The first rubella vaccine was licensed in 1969 in the United States and contained a live-attenuated strain obtained after serial passaging of a wild-type isolate. Since then, several other vaccine strains have been prepared, and strain RA 27/3, which was licensed in 1979, is currently the most widely used worldwide. Rubella vaccine is available in combination with measles and mumps vaccines (MMR) and as a quadrivalent vaccine containing additionally a varicella component (MMRV) (ProQuad). About 95% of all vaccinees develop an immune response; occasional failures may be due to inappropriate storage and handling of the vaccine, coexisting infections, or the presence of passively acquired antibodies. Antibodies induced by vaccination are thought to be long-lasting (>20 years) and to provide lifelong protection in most vaccinees.

Immunity against rubella infection is usually assumed if a rubella- specific IgG titer of at least 10 IU/mL is present. The immune status of women should be checked before pregnancy, and, if necessary, vaccination should be offered. Health care workers in contact with pregnant women should also be immune.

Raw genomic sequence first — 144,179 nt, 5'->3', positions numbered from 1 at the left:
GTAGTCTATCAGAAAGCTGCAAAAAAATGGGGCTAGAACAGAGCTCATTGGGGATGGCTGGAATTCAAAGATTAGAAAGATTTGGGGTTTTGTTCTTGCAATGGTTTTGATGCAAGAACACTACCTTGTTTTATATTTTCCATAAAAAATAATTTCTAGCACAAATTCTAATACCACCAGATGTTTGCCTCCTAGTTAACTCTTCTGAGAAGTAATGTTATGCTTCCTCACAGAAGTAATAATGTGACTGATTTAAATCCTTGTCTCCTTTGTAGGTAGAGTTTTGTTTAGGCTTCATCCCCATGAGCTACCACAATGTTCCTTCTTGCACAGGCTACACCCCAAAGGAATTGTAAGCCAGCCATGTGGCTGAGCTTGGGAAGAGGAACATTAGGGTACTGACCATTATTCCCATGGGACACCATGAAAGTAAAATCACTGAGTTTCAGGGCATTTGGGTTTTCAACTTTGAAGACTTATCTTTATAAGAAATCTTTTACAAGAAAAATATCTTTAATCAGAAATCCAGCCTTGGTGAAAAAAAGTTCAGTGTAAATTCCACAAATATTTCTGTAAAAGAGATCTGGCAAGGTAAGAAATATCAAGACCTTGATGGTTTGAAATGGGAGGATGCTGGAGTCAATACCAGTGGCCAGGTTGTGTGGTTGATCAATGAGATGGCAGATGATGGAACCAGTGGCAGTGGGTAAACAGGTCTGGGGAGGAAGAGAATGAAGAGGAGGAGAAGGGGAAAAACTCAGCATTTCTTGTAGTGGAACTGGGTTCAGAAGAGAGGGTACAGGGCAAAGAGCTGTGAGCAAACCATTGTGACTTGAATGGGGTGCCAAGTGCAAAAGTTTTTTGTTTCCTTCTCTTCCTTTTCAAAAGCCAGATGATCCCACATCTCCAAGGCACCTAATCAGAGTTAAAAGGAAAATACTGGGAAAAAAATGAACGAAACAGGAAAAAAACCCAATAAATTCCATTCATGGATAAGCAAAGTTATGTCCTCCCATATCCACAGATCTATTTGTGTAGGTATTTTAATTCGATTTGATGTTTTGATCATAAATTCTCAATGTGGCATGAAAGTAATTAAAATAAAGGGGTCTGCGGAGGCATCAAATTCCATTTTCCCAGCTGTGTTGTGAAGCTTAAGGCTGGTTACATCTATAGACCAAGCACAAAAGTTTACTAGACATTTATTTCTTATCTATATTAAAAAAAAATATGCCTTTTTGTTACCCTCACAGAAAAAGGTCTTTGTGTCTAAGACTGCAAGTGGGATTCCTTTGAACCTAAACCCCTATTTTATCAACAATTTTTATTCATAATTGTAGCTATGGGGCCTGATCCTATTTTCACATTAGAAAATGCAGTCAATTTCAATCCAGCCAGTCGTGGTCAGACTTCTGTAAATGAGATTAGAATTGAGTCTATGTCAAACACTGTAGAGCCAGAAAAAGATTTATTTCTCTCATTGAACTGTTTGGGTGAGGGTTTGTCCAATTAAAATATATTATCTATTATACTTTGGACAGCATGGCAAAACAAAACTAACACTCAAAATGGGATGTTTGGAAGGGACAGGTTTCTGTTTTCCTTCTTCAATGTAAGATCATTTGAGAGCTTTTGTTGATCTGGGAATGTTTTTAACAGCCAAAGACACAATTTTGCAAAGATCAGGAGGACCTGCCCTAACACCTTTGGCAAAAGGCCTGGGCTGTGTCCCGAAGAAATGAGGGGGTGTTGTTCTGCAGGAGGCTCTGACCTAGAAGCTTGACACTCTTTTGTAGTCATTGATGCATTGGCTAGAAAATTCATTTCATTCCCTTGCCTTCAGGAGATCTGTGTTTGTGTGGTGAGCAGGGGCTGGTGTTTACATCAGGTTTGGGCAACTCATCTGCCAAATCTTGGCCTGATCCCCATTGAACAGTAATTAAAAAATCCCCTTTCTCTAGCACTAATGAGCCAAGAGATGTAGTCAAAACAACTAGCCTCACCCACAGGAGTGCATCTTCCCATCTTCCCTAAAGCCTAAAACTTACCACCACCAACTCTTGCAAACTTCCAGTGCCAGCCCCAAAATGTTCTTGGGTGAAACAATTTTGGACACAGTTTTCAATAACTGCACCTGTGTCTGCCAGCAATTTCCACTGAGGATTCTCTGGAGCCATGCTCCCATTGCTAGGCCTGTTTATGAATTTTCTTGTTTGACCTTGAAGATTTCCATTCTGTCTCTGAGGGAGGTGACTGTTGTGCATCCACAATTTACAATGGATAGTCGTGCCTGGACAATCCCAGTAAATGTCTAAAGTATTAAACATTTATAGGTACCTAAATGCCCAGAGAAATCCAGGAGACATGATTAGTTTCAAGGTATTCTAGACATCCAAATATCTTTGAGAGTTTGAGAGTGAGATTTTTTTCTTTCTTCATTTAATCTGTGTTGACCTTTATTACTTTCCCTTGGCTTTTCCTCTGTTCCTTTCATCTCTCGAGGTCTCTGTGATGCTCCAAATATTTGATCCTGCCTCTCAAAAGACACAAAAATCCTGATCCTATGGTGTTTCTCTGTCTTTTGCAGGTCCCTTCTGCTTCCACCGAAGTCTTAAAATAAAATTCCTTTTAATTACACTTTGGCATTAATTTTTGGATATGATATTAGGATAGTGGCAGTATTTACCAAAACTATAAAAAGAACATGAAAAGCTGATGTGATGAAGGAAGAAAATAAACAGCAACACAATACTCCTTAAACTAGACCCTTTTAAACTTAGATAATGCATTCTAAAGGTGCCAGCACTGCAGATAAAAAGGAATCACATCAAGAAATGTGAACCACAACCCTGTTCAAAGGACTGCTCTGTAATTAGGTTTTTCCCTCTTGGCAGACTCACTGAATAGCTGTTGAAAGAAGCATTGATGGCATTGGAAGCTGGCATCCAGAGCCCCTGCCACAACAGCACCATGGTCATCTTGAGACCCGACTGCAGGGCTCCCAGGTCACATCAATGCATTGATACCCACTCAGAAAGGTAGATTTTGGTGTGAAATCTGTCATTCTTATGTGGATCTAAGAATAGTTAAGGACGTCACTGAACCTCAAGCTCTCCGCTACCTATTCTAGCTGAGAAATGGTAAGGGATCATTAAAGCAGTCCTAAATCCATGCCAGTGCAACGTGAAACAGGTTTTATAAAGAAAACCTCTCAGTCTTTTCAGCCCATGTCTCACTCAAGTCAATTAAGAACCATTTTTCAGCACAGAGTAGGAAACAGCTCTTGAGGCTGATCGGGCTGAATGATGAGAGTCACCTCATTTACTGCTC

Vaccination is contraindicated in pregnancy, although inadvertent vaccination is no indication for therapeutic abortion. Although some studies reported cases of congenital infection after vaccination during pregnancy, cases of CRS due to rubella vaccine strains do not seem to occur or must be very rare. Other contraindications include severe immunosuppression and severe allergic reactions to components of the vaccine. Only very few and rare side effects are known following rubella vaccination, but lymphadenopathy, joint symptoms, and rash are sometimes observed.

References

1.     Banatvala J.E., Brown D.W. Rubella. Lancet. 2004;363(9415):1127– 1137.

2.    Best J.M. Rubella. Semin Fetal Neonatal Med. 2007;12(3):182–192.

3.     Best J.M., Castillo-Solorzano C., Spika J.S., et al. Reducing the global burden of congenital rubella syndrome: Report of the World Health Organization Steering Committee on research related to measles and rubella vaccines and vaccination, June 2004. J Infect Dis. 2005;192(11):1890–1897.

4.    Cooper L.Z., Alford Jr. C.A. Rubella. In: Remington J.S., Klein J., Wilson C.B., Baker M.D., eds. Infectious Diseases of the Fetus and Newborn Infant. 6th ed Philadelphia: Elsevier Saunders; 2006:893–926.

5.     da Silva e Sá G.R., Camacho L.A., Siqueira M.M., et al. Seroepidemiological profile of pregnant women after inadvertent rubella vaccination in the state of Rio de Janeiro, Brazil, 2001–2002. Rev Panam Salud Publica. 2006;19(6):371–378.

6.      Reef S.E., Redd S.B., Abernathy E., et al. The epidemiological profile of rubella and congenital rubella syndrome in the United States, 1998–2004: The evidence for absence of endemic transmission. Clin Infect Dis. 2006;43(Suppl. 3):S126–S132.